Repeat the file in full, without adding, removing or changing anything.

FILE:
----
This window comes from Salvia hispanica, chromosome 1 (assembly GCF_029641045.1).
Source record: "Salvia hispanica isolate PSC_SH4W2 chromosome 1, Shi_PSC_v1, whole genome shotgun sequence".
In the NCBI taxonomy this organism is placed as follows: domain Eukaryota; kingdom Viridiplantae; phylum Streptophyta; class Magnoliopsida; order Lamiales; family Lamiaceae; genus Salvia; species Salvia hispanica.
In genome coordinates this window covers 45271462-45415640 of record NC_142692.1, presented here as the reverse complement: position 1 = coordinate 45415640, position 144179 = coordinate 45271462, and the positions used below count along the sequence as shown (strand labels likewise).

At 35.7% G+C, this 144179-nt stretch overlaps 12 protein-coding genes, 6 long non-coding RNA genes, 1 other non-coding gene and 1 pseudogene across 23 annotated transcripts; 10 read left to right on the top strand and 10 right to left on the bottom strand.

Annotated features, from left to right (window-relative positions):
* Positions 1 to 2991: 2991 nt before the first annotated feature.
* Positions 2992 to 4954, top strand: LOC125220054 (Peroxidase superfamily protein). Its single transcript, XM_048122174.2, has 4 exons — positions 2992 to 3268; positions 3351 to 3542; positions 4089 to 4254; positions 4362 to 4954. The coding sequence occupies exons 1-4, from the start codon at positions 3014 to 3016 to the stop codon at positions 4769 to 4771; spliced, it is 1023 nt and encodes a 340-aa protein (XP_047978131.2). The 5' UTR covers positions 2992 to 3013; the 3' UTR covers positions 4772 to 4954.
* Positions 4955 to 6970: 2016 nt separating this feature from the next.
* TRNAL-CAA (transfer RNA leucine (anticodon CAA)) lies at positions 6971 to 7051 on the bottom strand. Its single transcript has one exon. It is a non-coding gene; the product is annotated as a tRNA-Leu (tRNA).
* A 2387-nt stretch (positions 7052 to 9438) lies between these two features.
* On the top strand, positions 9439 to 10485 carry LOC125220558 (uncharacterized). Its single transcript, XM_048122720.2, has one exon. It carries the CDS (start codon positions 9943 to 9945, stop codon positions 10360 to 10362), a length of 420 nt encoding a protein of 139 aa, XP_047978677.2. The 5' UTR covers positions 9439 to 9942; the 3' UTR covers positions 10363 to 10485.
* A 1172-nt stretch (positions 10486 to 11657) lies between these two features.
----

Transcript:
This window comes from Salvia hispanica, chromosome 1 (assembly GCF_029641045.1).
Source record: "Salvia hispanica isolate PSC_SH4W2 chromosome 1, Shi_PSC_v1, whole genome shotgun sequence".
In the NCBI taxonomy this organism is placed as follows: domain Eukaryota; kingdom Viridiplantae; phylum Streptophyta; class Magnoliopsida; order Lamiales; family Lamiaceae; genus Salvia; species Salvia hispanica.
In genome coordinates this window covers 45271462-45415640 of record NC_142692.1, presented here as the reverse complement: position 1 = coordinate 45415640, position 144179 = coordinate 45271462, and the positions used below count along the sequence as shown (strand labels likewise).

At 35.7% G+C, this 144179-nt stretch overlaps 12 protein-coding genes, 6 long non-coding RNA genes, 1 other non-coding gene and 1 pseudogene across 23 annotated transcripts; 10 read left to right on the top strand and 10 right to left on the bottom strand.

Annotated features, from left to right (window-relative positions):
* Positions 1 to 2991: 2991 nt before the first annotated feature.
* Positions 2992 to 4954, top strand: LOC125220054 (Peroxidase superfamily protein). Its single transcript, XM_048122174.2, has 4 exons — positions 2992 to 3268; positions 3351 to 3542; positions 4089 to 4254; positions 4362 to 4954. The coding sequence occupies exons 1-4, from the start codon at positions 3014 to 3016 to the stop codon at positions 4769 to 4771; spliced, it is 1023 nt and encodes a 340-aa protein (XP_047978131.2). The 5' UTR covers positions 2992 to 3013; the 3' UTR covers positions 4772 to 4954.
* Positions 4955 to 6970: 2016 nt separating this feature from the next.
* TRNAL-CAA (transfer RNA leucine (anticodon CAA)) lies at positions 6971 to 7051 on the bottom strand. Its single transcript has one exon. It is a non-coding gene; the product is annotated as a tRNA-Leu (tRNA).
* A 2387-nt stretch (positions 7052 to 9438) lies between these two features.
* On the top strand, positions 9439 to 10485 carry LOC125220558 (uncharacterized). Its single transcript, XM_048122720.2, has one exon. It carries the CDS (start codon positions 9943 to 9945, stop codon positions 10360 to 10362), a length of 420 nt encoding a protein of 139 aa, XP_047978677.2. The 5' UTR covers positions 9439 to 9942; the 3' UTR covers positions 10363 to 10485.
* A 1172-nt stretch (positions 10486 to 11657) lies between these two features.